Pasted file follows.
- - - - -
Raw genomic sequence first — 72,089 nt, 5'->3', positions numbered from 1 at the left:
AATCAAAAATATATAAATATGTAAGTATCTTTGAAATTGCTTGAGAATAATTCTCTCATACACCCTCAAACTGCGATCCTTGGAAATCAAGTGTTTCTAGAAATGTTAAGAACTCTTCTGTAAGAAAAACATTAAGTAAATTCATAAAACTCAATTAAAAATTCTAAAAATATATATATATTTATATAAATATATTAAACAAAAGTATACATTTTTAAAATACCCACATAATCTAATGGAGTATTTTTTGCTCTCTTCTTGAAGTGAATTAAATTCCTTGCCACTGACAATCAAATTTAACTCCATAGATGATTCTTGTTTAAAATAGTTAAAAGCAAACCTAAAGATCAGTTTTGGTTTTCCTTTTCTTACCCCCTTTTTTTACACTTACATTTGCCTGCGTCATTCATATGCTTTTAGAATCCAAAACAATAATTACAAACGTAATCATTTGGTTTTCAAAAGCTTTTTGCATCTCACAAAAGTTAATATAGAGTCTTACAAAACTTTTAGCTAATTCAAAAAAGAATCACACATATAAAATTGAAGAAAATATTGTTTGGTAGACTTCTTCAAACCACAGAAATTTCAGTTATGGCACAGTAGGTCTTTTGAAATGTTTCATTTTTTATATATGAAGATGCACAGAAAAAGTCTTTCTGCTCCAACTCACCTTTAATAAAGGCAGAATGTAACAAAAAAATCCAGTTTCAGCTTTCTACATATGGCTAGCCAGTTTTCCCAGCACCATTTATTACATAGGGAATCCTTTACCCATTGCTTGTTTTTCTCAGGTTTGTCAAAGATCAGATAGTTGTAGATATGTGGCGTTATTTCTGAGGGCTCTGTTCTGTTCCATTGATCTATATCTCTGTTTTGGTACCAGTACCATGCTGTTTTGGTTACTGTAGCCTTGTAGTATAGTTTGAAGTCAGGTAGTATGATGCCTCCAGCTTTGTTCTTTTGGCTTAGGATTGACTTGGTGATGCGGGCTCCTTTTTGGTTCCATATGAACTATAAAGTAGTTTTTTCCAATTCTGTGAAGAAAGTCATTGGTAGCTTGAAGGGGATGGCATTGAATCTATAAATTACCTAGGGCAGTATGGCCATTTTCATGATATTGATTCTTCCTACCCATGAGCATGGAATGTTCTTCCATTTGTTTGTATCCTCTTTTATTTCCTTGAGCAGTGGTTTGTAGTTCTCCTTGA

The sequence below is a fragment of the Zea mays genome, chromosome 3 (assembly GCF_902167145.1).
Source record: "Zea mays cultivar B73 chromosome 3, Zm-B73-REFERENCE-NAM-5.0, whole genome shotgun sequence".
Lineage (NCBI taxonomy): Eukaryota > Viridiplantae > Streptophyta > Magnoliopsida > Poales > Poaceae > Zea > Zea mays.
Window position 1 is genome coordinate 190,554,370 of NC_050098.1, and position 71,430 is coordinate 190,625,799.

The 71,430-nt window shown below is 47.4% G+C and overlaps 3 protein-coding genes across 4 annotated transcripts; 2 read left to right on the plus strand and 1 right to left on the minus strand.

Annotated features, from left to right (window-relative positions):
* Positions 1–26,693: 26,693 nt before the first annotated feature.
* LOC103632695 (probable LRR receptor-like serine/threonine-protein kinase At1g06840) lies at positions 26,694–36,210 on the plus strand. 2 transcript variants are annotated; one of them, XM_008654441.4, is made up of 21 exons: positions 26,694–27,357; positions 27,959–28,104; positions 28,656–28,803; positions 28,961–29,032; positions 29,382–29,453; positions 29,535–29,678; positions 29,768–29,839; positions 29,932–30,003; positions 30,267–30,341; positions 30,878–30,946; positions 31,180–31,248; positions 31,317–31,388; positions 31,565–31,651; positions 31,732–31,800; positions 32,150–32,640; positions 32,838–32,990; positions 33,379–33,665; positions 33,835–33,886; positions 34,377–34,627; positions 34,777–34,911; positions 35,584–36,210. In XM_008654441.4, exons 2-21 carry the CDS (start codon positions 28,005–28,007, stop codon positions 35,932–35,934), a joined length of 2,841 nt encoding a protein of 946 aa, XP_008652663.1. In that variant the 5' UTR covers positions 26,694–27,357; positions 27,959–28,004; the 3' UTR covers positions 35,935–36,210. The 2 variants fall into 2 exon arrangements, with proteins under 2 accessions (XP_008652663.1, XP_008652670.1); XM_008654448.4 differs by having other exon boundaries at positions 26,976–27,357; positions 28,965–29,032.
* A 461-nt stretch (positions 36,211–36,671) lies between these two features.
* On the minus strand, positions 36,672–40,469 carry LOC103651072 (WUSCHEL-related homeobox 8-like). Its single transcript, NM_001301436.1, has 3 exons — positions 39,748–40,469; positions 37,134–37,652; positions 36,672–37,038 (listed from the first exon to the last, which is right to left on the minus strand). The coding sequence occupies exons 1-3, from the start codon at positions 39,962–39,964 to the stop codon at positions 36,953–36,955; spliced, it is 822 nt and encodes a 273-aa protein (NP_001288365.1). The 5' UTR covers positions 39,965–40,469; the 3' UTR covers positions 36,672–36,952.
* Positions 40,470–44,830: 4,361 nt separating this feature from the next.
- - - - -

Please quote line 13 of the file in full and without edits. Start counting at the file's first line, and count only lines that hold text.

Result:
* Positions 40,470–44,830: 4,361 nt separating this feature from the next.